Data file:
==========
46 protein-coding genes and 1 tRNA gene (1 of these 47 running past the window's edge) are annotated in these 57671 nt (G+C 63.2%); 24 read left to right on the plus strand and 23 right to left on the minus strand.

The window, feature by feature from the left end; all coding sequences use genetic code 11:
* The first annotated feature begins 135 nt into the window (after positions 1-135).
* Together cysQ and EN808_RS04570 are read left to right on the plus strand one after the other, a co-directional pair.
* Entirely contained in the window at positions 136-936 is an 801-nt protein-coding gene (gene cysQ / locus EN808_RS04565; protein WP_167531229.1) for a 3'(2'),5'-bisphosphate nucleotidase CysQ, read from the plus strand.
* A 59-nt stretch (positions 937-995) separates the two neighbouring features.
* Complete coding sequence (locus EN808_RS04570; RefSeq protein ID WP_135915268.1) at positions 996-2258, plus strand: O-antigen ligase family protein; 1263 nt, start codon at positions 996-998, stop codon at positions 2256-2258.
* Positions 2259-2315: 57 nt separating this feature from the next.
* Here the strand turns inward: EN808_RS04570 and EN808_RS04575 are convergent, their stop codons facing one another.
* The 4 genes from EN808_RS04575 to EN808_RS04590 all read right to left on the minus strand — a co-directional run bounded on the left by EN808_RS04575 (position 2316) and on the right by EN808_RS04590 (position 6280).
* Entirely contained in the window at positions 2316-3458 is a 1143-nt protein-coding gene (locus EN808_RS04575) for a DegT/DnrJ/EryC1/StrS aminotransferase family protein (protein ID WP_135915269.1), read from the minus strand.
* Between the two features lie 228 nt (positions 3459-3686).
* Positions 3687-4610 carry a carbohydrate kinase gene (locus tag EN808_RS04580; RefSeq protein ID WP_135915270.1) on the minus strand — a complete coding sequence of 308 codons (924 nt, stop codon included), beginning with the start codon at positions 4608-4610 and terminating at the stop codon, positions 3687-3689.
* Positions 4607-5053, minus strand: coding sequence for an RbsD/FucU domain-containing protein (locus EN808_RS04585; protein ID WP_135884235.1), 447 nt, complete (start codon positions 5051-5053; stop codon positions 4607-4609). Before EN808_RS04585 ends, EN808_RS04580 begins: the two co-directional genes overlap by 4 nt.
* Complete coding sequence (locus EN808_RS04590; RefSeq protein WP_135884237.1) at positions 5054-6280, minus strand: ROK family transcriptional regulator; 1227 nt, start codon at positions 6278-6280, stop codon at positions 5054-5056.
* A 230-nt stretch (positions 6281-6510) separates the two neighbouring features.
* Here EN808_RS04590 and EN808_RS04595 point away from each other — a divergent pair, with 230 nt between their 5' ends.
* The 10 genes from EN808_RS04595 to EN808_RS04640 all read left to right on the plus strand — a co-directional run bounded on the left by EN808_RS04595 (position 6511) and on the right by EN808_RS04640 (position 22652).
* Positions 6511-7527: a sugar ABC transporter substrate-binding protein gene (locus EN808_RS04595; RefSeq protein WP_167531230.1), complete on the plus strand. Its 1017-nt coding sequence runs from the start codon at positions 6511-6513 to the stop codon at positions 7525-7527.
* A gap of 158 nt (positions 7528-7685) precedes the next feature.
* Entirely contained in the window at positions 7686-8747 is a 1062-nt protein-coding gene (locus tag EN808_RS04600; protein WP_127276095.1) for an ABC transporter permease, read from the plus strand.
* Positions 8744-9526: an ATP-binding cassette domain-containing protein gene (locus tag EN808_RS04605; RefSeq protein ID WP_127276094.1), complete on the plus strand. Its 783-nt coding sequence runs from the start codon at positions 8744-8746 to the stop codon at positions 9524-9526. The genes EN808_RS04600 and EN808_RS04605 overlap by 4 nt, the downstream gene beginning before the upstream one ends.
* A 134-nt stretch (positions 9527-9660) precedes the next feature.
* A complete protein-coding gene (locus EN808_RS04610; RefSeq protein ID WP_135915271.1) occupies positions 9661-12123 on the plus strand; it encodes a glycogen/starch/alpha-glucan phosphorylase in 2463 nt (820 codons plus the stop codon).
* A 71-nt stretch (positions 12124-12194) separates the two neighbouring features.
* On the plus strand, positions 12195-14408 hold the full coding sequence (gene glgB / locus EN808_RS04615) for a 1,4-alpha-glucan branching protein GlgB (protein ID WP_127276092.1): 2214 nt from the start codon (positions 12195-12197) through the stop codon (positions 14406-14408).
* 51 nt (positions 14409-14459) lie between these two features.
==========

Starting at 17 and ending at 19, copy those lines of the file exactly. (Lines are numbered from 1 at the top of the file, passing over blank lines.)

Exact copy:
* Here EN808_RS04590 and EN808_RS04595 point away from each other — a divergent pair, with 230 nt between their 5' ends.
* The 10 genes from EN808_RS04595 to EN808_RS04640 all read left to right on the plus strand — a co-directional run bounded on the left by EN808_RS04595 (position 6511) and on the right by EN808_RS04640 (position 22652).
* Positions 6511-7527: a sugar ABC transporter substrate-binding protein gene (locus EN808_RS04595; RefSeq protein WP_167531230.1), complete on the plus strand. Its 1017-nt coding sequence runs from the start codon at positions 6511-6513 to the stop codon at positions 7525-7527.